Saturday, June 14, 2008
Like any big business, NASCAR not immune from big problems
By David Newton
BROOKLYN, Mich. -- Television cameras will focus on drivers standing next to their wives or girlfriends on pit road prior to Sunday's Sprint Cup race at Michigan International Speedway. Some drivers, like four-time champion Jeff Gordon, may be holding a child.
This is the image NASCAR wants the public to see.
The governing body goes out of its way to portray itself as family-oriented. Wholesome. God-fearing.
And it is not.
The $225 million lawsuit for sexual and racial harassment that former Nationwide Series official Mauricia Grant filed on Tuesday -- whether true or not -- shows the sport is not immune to the same problems other sports and corporations face.
There is a dark side in the garage, just as there is a dark side in the corporations that proudly splash their names on the hoods of cars. The improper behavior that gets publicized with fines and points penalties goes well beyond crew chiefs and drivers trying to get a competitive edge.
Anybody who believes otherwise has his or her head buried in the sand.
"It shows it is a corporation," Kyle Petty said of the lawsuit. "We've always operated under the assumption we are a sport. Wake up, people. We are not a sport anymore."
No, NASCAR is big business.
And it is not immune from the problems one commonly sees from Wall Street to Wrigley Field.
"You're not going to be immune, whether it's sexual harassment or discrimination or whistle-blowers," Petty said. "There's incidents like this that happen and they're true. There's incidents like this that happen because the person took the job to set the company up. You don't know what anybody's motives are on anything anymore.
"That's the scary part. It was OK when it was all family, and there was only two inspectors and Mr. France taking all the money and Big Bill doing all of this. That was pretty simple to control. But they've got hundreds of thousands of employees all over the country. They can't be everywhere else."
You can't blame NASCAR when an employee or employees get out of line anymore than you can blame the NBA for having a renegade referee.
"All I can say is, it's a different time and different world," team owner Richard Childress said. "It is a family sport. But the thing about it is, you can't always be responsible for your family members."
That some drivers in the garage say they are shocked by Grant's allegations is like a crew chief saying he is shocked when NASCAR catches him for a rules infraction.
"How can they be shocked?" Petty said. "What world do they live in? What world did you live in to be shocked, where it wasn't that long ago we didn't even allow women in the garage area?
"When I say not long ago, 15 to 20 years, but in the relevance of corporate America, that's like being in the dark ages."
That NASCAR has grown so fast, Petty said, is part of the problem.
"They've tried to catch up so fast that they don't have all the safeguards in place," he said. "They don't have all the screening processes and everything in place.
"I'll compare it to Petty Enterprises. When you fall behind, you don't catch up in one year. We ignored all of this so long that we're not going to catch up in five or six years."
NASCAR chairman Brian France would argue all the safeguards were in place for Grant. On Saturday he again reminded everyone of NASCAR's policies to educate employees on harassment and that Grant never reported any of the alleged incidents.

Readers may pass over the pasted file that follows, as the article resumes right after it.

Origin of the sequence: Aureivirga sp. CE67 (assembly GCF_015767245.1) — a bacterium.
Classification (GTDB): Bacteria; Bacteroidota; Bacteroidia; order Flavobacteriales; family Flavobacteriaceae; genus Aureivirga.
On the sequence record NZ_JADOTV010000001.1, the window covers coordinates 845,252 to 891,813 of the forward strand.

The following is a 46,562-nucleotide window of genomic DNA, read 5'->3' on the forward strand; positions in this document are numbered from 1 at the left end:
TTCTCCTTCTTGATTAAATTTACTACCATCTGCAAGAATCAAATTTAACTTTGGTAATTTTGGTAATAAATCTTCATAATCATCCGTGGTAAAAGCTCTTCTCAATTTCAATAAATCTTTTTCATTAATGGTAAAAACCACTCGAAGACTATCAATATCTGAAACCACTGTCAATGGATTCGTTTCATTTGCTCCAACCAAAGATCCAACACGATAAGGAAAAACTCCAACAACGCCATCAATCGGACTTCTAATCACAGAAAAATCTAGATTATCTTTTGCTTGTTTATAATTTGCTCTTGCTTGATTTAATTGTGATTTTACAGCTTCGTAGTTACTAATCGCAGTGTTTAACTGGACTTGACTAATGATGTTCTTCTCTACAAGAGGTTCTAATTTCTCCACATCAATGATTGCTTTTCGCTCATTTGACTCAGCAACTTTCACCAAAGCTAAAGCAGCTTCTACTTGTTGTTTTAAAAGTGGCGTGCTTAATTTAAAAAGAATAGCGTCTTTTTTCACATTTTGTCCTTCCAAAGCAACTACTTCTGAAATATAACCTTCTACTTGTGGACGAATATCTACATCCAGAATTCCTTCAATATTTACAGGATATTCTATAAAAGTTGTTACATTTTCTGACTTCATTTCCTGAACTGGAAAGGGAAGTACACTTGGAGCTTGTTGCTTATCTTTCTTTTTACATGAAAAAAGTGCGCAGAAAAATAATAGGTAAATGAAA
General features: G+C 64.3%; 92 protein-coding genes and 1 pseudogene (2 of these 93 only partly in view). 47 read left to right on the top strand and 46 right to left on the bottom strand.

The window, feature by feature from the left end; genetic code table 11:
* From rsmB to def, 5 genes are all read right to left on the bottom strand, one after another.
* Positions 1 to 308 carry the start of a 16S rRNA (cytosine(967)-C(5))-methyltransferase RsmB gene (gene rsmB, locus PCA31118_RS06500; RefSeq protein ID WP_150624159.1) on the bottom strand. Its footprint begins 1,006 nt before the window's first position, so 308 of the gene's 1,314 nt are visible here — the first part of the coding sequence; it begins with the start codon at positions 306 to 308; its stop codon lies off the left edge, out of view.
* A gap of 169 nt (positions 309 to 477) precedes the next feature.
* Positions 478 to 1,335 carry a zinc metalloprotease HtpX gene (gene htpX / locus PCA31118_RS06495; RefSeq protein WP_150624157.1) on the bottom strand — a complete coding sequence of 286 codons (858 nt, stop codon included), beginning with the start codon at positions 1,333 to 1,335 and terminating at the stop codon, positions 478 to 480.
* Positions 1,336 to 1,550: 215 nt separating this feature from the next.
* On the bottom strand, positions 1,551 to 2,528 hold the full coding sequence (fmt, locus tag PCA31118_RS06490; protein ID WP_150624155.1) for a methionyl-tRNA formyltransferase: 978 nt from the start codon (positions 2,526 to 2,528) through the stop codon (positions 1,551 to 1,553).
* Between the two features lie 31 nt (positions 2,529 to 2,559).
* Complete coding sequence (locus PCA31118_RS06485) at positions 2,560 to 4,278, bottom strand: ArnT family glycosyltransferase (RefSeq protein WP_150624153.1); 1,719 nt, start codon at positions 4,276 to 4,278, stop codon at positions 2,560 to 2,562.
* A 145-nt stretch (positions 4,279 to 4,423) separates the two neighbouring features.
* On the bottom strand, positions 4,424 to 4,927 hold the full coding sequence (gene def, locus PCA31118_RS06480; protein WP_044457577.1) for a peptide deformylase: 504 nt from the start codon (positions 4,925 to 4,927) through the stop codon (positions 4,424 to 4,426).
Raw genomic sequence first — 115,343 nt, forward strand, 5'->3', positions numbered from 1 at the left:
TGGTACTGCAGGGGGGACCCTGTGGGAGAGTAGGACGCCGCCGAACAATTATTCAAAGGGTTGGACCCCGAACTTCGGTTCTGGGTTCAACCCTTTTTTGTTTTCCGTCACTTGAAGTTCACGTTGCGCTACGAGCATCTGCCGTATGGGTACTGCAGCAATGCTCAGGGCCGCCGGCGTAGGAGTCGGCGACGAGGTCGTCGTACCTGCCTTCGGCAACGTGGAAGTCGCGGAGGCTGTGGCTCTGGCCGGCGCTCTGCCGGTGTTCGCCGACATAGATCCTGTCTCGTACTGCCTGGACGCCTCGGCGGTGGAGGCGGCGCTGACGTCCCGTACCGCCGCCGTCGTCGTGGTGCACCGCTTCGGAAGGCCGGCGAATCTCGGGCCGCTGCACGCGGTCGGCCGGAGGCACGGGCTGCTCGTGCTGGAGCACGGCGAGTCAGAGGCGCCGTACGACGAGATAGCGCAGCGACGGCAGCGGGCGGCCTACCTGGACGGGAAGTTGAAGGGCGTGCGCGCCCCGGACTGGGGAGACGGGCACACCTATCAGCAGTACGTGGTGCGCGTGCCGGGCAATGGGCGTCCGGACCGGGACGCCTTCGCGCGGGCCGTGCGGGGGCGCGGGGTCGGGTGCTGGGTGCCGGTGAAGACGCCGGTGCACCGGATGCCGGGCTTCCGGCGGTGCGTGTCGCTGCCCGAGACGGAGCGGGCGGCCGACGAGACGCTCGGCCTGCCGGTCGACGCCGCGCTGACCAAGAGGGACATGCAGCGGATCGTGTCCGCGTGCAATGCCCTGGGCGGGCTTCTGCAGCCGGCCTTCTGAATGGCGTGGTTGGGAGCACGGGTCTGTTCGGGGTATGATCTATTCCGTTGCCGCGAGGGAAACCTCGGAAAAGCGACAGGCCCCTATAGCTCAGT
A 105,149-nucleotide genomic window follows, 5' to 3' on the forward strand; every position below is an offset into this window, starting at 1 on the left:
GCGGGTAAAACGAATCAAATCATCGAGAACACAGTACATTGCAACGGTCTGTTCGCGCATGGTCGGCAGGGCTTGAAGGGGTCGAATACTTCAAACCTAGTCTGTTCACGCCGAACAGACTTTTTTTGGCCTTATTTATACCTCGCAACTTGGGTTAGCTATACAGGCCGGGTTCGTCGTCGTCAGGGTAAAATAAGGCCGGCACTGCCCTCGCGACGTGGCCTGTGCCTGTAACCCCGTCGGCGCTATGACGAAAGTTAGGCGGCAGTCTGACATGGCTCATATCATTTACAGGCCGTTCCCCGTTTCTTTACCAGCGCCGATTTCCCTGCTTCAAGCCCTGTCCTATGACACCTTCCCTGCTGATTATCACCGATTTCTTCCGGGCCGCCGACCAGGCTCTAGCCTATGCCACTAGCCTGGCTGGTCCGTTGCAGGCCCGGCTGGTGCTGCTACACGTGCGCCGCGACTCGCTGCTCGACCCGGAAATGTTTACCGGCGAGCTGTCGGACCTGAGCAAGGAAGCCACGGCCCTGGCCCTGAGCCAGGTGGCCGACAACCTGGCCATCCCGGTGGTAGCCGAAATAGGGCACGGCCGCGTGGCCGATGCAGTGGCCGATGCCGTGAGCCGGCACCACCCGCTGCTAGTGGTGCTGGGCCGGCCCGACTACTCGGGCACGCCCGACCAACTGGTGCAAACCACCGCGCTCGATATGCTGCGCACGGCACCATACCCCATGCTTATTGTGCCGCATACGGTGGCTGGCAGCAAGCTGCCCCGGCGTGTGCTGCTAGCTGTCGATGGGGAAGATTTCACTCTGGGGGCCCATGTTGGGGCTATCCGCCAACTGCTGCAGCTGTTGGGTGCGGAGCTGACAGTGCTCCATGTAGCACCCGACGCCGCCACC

"It didn't happen. It just didn't happen," he said. "She chose to make this about money and about a lawsuit. We'll deal with that."
This isn't the first time drivers or officials have made allegations against NASCAR. It's not the first time the sport has dealt with a controversial situation.
Truck Series driver Aaron Fike was arrested last season and charged with possession of heroin and drug paraphernalia. He later admitted that he was on heroin while competing.
France was involved in a situation two years ago when there were accusations of him getting special treatment from police in an investigation to a 911 call in which a witness said France was driving at a "very reckless speed" when he hit a tree and a parked car in Daytona Beach, Fla.
"We're a big sport with a lot of participants at a lot of different levels," France said. "The idea that everybody is going to act and behave perfectly, that is just not reality.
"Our job is to make sure we have really good work policies and to react very swiftly if our policy is violated."
Petty applauds NASCAR on that effort. He also applauds them for bringing women and minorities into the garage as inspectors and keeping the diversity program up front.
"You've got to at least give them points for trying," he said.
But as much as NASCAR wants to portray itself as a family sport, it's no more family-oriented than an R-rated movie that includes violence, bad language and sexual content.
"The world has changed," Kevin Harvick said. "There are a lot of things that you wish wouldn't go on in the world, but is just part of our day-to-day procedure. Some people see that a little bit differently than others."
Richard Childress Racing teammate Clint Bowyer agreed.
"Just like anything else in the world, there's bad things that happen," he said. "Bad things happen in the world in any sport. We have to live with that fact and make the best of it and do what we can to make it a better place."
And, if you're NASCAR officials, keep pushing yourself as a family sport.
David Newton covers NASCAR for ESPN.com. He can be reached at firstname.lastname@example.org.
All I can say is, it's a different time and different world. It is a family sport. But the thing about it is, you can't always be responsible for your family members.
-- Richard Childress